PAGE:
Sleep deprivation (SD) produces numerous deleterious changes in brain cells, including apoptosis. It has been demonstrated that growth hormone (GH) stimulates cell growth and counteracts apoptosis, although this anti-apoptotic effect has not been tested against SD. To determine the protective effect of GH administration on cell proliferation and survival in the dentate gyrus (DG) of the hippocampus after sleep deprivation: we injected Wistar adult rats with a low dose of recombinant human GH (rhGH 5 ng/kg) per seven days and then we gently sleep deprived the animals for 48 consecutive hours. 5-Bromodeoxiuridine (BrdU) was administered to assess cell proliferation after the GH treatment and NeuN was used as marker of cell fate. Our results indicate that GH produced a three fold increase in the number of BrdU positive cells within the DG [Control = 1044 +/- 106.38 cells, rhGH = 2952 +/- 99.84 cells, P < 0.011. In contrast, 48 h of SD significantly reduced cell proliferation but this effect was antagonized by the GH administration [SD = 540 +/- 18.3 cells, rhGH + SD = 1116 +/- 84.48 cells, P < 0.004]. Paradoxically, SD and GH administration increased cell survival separately but no significantly compared with control animals. However, cell survival was increased in animals treated with rhGH + SD compared to rats injected with saline solution [P < 0.04]. Within the survival cells, the percentage of neurons was higher in SD animals [95%] compared with saline group, while this percentage (NeuN positive cells) was increased in animals treated with rhGH + SD [120%] compared with rhGH [25%] alone. Our findings indicate that CH strongly promotes cell proliferation in the adult brain and also protects the hippocampal neuronal precursors against the deleterious effect of prolonged sleep loss. (C) 2011 Elsevier Inc. All rights reserved.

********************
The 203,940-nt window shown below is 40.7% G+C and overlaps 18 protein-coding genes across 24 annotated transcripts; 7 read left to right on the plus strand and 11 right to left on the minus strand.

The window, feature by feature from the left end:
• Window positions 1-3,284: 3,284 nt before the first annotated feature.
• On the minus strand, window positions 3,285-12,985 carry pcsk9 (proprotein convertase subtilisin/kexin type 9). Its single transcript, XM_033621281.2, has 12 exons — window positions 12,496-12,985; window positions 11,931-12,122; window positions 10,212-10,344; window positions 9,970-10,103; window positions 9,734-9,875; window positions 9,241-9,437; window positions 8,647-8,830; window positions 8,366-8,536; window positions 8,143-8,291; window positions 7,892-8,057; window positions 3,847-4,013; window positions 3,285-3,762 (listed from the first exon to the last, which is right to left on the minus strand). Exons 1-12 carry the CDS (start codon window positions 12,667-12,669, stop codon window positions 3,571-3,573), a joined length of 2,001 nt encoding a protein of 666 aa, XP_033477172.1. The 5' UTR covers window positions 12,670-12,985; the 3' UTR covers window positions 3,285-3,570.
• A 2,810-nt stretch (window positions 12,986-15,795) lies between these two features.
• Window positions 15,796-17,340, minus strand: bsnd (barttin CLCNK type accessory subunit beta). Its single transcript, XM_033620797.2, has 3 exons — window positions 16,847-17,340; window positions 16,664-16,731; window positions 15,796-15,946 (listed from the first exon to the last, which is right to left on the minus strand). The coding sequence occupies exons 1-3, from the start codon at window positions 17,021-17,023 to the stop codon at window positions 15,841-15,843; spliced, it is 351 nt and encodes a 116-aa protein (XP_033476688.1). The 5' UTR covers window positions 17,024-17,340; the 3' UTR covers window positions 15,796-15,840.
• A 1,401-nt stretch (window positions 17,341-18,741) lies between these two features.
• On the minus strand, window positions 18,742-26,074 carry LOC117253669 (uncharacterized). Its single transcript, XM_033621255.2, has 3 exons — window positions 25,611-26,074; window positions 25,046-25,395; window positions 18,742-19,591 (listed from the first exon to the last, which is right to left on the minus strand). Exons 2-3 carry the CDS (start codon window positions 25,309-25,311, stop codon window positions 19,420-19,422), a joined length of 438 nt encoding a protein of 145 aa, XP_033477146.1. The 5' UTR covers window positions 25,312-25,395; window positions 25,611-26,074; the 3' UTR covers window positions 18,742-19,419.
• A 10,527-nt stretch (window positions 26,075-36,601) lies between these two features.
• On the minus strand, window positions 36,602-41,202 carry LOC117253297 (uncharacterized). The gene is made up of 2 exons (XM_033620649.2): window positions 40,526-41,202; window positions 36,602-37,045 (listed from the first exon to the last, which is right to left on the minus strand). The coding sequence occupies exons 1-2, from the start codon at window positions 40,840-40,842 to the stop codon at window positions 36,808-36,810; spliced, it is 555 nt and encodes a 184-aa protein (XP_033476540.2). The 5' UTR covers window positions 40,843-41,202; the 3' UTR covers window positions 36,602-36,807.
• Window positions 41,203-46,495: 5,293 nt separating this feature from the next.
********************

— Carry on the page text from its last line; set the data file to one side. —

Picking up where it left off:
Última actualización: 13/12/2017